We’ve arrived at a place where the short-comings of drug-based medicine are all too plain. Nothing demonstrates that fact more than our growing issue with antibiotic resistance. Now, more than ever in mankind’s history, we must find reliable, affordable, and effective antibiotic alternatives.
Antibiotics are gradually losing their ability to protect us against common bacteria. When this realization is coupled with the very real side effects and the rocketing expense, the need for other options becomes an actual emergency.
Before antibiotics, there were holistic options that worked for thousands of years. The pursuit of the perfect “miracle” drug to fix everything has overshadowed basic principles (such as hygiene, quality rest, and nutrition) that keep people from getting sick in the first place!
Common sense seems forgotten. It seems everyone wants it “easy” rather than “correct” but that’s not a long-term solution. Eventually, the repercussions of “easy” catch up.
A good example of this is diet soda filled with cancer-causing chemicals and artificial sweeteners. The soda industry played a big part in the obesity and diabetes epidemics.
They presented an “easy” solution to their consumers who could no longer consume their full test goods. The advice was not, “Don’t drink soda because it’s bad for you.” Instead it was, “You can still have this horrible thing without the calories and sugar!” Now numerous scientific studies have linked diet sodas to a higher risk of diabetes.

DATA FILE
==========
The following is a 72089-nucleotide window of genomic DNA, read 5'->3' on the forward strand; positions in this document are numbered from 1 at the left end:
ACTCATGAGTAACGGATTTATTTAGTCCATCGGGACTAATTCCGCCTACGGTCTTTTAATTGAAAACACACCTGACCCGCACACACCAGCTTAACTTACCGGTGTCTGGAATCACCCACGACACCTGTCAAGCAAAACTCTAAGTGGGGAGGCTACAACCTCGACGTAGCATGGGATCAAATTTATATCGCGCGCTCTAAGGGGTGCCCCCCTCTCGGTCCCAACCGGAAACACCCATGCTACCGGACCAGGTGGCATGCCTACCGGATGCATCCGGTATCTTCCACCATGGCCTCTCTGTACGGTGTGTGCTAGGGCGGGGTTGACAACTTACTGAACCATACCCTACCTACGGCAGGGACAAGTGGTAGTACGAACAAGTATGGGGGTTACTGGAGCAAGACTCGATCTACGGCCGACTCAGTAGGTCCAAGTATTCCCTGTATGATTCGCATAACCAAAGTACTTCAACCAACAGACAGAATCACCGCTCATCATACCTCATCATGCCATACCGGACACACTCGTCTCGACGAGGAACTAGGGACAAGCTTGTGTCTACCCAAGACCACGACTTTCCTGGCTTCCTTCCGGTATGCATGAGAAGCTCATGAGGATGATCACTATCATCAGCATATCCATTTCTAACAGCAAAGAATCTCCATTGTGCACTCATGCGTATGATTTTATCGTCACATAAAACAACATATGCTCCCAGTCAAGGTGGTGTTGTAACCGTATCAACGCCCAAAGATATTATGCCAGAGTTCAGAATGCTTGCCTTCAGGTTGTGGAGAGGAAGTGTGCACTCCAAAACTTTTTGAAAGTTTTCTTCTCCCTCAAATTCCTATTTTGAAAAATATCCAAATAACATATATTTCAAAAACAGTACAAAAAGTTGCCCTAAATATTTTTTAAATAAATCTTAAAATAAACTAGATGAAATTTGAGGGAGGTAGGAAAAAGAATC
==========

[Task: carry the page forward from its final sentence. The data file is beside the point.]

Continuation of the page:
There are countless such examples. It is critical that we start thinking about the entire body or our health will continue to decline. Let’s talk about a few common sense alternatives to antibiotics that will help to slow down antibiotic resistance (if we start now)!
Top 5 Natural Antibiotic Alternatives
- WATER: What’s cheap, plentiful, non-patented, and very effective for eliminating bacteria? Plain water. I’m not talking about saline or antiseptic scrub! Water is very cleansing. It can dilute toxins and wash away contaminants and organisms. That helps your body fight infection.
Doctors, pharmacies, and hospitals use saline – a salt solution at the same concentration as body tissues. In a pinch, water will do fine. If it’s healthy enough to drink, it’s healthy enough to use on an open wound and was shown to be as much or more effective than saline in adults. Also, you must wash your hands regularly! This is the easiest way to prevent the transmission of germs (even the fearsome MRSA). More on that below!